Where does commercial auto exposure start and stop?

May 24, 2024

Navigating the Commercial Auto Risk Domain

Vehicles represent a nexus of risk for a business. Hazards include deliveries, client meetings, or simply the daily operation. The “ownership, maintenance, or use of vehicles creates liability loss exposures.” [1] To mitigate them, a business should optimize its strategies for titling and insuring vehicles. The goal is to transfer or finance risk arising from bodily injury or property damage perils.

Does your risk manager help your team identify and mitigate these liability loss exposures? Not understanding the technical side of Commercial Auto coverage can leave you exposed!

Components of Liability Coverage

How is coverage determined? Symbol 1 has the broadest type of liability coverage available; it applies to ‘Any Auto’ that is used for commercial purposes.

Hired autos (Symbol 8): refers to autos leased, hired, rented, or borrowed. “As respects both the business auto and the garage policy, the term does not include any auto the named insured leases, hires, rents, or borrows from any of its employees, partners, limited liability members, or members of their households.” [2]

Non-owned autos (Symbol 9) “applies to vehicles owned by employees and used for company business.”  [3]

Symbols 8 and 9 usefully expand upon Symbol 7, which is for specifically described autos. This protection follows vehicles specifically named in the policy and for which a premium is charged. Operations may not need Symbol 1, and it may not be available in every situation. Symbols 7, 8, and 9 may adequately protect an entity for all relevant auto exposures.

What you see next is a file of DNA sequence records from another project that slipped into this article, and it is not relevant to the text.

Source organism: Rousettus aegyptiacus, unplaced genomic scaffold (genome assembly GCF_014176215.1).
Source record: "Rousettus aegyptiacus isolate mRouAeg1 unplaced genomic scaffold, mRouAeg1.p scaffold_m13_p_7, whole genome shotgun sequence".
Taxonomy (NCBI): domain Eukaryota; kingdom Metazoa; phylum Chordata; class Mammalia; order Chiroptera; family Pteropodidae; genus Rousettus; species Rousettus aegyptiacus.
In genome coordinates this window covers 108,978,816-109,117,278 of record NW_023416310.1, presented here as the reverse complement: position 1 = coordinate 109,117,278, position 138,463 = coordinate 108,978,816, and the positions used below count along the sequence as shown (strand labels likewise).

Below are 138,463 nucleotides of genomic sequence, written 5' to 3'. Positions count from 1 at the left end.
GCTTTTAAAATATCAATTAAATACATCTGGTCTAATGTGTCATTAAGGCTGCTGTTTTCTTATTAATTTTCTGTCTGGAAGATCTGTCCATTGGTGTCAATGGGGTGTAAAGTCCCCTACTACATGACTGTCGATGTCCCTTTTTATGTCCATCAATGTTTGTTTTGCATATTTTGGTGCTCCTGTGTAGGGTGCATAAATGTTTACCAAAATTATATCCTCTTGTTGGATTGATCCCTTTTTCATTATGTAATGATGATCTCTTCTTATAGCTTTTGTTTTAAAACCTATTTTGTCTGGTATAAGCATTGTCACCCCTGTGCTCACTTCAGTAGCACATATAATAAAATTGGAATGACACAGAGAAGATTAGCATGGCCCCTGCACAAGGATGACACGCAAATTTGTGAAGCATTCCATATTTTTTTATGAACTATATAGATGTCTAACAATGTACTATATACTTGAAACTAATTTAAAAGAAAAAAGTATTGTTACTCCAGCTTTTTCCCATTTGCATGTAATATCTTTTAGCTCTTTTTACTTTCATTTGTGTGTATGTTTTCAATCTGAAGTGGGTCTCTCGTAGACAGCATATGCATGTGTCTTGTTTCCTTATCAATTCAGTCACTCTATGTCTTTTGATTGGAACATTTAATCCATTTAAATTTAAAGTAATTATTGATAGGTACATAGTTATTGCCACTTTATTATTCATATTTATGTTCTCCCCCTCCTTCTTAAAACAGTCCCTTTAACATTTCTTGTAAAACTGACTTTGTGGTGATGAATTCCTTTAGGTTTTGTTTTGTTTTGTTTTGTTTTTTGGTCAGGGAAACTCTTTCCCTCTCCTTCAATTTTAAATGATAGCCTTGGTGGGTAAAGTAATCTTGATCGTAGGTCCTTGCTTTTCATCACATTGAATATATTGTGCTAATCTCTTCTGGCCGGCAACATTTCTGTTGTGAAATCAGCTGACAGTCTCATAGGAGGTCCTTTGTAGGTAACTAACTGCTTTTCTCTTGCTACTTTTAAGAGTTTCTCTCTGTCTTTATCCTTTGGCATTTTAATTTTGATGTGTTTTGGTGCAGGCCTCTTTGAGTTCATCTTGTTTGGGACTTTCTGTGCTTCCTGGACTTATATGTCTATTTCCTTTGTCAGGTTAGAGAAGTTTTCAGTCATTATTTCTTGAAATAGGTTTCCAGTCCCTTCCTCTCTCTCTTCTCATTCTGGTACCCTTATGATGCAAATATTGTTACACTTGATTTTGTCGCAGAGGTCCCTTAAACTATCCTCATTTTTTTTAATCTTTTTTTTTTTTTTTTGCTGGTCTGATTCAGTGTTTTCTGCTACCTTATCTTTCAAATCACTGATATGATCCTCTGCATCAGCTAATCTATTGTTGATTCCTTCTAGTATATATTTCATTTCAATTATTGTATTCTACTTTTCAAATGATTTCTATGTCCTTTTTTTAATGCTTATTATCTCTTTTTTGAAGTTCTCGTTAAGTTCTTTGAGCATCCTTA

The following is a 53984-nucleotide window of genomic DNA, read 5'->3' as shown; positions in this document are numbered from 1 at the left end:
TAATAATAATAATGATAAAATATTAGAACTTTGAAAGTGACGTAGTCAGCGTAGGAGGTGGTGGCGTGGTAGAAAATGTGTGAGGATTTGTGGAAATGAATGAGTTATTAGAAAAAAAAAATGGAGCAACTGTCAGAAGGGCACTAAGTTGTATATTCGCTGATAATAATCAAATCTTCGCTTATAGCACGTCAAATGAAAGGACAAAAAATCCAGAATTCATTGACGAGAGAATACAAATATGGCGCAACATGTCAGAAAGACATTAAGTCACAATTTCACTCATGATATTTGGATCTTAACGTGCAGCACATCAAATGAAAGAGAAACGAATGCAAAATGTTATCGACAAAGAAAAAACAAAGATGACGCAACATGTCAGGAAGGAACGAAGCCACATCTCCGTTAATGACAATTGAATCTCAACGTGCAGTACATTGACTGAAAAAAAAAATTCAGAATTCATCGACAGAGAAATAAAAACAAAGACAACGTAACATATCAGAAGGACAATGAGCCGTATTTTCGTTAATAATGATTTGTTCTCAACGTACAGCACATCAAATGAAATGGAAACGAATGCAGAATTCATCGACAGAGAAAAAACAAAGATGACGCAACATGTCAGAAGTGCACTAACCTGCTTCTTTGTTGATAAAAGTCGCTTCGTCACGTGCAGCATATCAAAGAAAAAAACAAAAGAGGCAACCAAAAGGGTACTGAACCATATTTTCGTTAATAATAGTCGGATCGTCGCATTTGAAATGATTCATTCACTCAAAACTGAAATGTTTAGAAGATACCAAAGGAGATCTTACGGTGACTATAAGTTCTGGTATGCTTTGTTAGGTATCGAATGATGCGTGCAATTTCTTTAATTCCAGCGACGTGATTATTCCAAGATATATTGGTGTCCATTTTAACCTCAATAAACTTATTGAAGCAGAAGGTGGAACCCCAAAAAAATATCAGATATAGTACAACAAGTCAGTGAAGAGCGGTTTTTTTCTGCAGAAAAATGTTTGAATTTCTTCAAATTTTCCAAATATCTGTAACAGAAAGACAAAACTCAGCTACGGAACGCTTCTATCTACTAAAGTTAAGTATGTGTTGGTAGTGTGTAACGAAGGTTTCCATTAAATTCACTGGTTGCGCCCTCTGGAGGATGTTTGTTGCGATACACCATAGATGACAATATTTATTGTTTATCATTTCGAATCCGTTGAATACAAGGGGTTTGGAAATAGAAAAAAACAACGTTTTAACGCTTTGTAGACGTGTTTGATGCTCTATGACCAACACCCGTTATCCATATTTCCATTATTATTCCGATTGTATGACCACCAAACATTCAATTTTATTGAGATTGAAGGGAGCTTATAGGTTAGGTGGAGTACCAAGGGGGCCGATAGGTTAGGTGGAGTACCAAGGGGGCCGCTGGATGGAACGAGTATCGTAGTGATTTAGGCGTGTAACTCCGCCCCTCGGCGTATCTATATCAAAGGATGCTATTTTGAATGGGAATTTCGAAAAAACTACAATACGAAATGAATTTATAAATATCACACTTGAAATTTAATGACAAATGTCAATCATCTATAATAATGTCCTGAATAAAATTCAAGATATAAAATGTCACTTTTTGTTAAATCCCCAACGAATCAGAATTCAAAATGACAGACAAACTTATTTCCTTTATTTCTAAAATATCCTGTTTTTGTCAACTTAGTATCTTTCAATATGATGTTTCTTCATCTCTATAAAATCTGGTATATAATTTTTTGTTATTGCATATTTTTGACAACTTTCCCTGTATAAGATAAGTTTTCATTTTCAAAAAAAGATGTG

Why would a business need coverage for more than specifically scheduled autos?  Non-ownership liability. Companies should seek protection for their liability stemming from employees’ operation of personal autos within the purpose of the employer’s business. For example, if an employee drives a personal vehicle for the purpose of company business, and hits another car, employers’ non-ownership liability coverage can help pay for the loss of the 3rd party’s property damage and potential bodily injury. If the 3rd party files suit for further damages later, this coverage can also help your company pay for those defense expenses. However, this protection is liability insurance for the entity; it will not pay for damages from an accident while employee drive for personal reasons that are not related to business. It is intended to cover liability damages, including settlements or judgments, attorney fees and other court costs that arise because of an auto accident for which you or an employee is responsible. The normal, daily commute to work in their personal auto is employees’ responsibility.

Lastly, executive officers may not carry personal auto insurance if he or she is furnished a company auto. In this situation, the commercial auto should include a “Drive Other Car” endorsement, so the individual named in the endorsement (including resident spouse) is driving a non-owned auto for personal use. [4]

Protecting Assets, increasing Cash Flow

How do you know if your current commercial auto insurance program is proper?  Why not utilize a seasoned risk manager to help you design an optimal, tailored strategy? Our team can help you achieve proper protection, while reducing costs and increasing your profits. Contact us today.

References

[1]

Survey of Commercial Insurance. The Institutes (April, 2018).

[2]

Hired automobile. IRMI. (n.d.). https://www.irmi.com/term/insurance-definitions/hired-automobile

[3]

Nonowned automobile. IRMI. (n.d.). https://www.irmi.com/term/insurance-definitions/nonowned-automobile

[4]

Drive other car endorsement (DOC). IRMI. (n.d.). https://www.irmi.com/term/insurance-definitions/drive-other-car-endorsement